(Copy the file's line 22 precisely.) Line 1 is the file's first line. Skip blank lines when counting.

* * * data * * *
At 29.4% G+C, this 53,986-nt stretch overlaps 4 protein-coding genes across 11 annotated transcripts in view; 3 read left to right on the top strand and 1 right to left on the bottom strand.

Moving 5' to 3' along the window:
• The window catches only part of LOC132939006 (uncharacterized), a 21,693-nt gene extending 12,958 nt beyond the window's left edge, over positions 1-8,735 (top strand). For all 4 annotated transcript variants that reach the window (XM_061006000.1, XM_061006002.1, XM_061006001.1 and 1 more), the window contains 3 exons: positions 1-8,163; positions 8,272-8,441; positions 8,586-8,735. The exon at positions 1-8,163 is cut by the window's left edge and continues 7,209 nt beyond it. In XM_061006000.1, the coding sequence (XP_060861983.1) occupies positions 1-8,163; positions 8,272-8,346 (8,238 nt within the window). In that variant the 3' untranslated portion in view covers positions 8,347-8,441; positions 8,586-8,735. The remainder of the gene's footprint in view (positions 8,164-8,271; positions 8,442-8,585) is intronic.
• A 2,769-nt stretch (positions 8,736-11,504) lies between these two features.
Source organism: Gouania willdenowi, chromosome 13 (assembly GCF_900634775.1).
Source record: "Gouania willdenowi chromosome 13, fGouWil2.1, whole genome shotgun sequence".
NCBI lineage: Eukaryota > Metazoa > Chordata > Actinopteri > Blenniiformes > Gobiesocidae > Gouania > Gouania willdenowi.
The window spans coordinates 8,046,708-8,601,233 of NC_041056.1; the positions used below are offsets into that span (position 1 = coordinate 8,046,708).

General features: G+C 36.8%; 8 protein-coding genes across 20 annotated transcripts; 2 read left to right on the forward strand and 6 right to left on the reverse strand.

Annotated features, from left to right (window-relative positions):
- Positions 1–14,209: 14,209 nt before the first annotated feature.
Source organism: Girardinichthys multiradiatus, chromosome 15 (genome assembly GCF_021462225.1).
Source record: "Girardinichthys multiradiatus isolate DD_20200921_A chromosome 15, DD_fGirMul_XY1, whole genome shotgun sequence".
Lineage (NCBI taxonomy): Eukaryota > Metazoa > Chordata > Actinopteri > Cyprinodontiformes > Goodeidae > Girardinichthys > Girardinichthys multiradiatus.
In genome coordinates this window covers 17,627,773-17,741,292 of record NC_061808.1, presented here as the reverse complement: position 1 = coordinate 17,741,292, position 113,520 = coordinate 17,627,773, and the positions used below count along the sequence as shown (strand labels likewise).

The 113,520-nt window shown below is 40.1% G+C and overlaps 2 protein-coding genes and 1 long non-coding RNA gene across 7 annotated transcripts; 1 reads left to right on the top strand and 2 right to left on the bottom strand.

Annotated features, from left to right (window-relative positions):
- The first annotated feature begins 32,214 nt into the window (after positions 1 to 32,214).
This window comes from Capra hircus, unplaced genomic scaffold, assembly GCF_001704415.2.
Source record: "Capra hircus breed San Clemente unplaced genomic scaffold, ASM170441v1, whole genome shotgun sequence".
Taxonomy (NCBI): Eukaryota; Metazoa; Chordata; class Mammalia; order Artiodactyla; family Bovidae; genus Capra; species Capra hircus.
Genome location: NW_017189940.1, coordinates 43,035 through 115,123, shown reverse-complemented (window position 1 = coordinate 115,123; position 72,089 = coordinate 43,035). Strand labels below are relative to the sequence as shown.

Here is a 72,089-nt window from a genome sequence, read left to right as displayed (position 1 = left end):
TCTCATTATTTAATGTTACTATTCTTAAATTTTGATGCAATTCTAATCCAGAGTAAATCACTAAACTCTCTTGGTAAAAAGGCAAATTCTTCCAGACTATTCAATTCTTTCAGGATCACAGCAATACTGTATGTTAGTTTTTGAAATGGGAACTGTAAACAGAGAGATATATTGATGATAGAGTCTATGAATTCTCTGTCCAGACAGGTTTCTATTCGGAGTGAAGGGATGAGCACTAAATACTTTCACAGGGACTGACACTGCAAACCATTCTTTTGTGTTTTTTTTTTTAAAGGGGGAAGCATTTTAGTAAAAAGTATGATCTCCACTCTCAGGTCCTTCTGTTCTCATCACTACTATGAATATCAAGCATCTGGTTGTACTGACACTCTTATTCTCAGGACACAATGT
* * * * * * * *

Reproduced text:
Genome location: NW_017189940.1, coordinates 43,035 through 115,123, shown reverse-complemented (window position 1 = coordinate 115,123; position 72,089 = coordinate 43,035). Strand labels below are relative to the sequence as shown.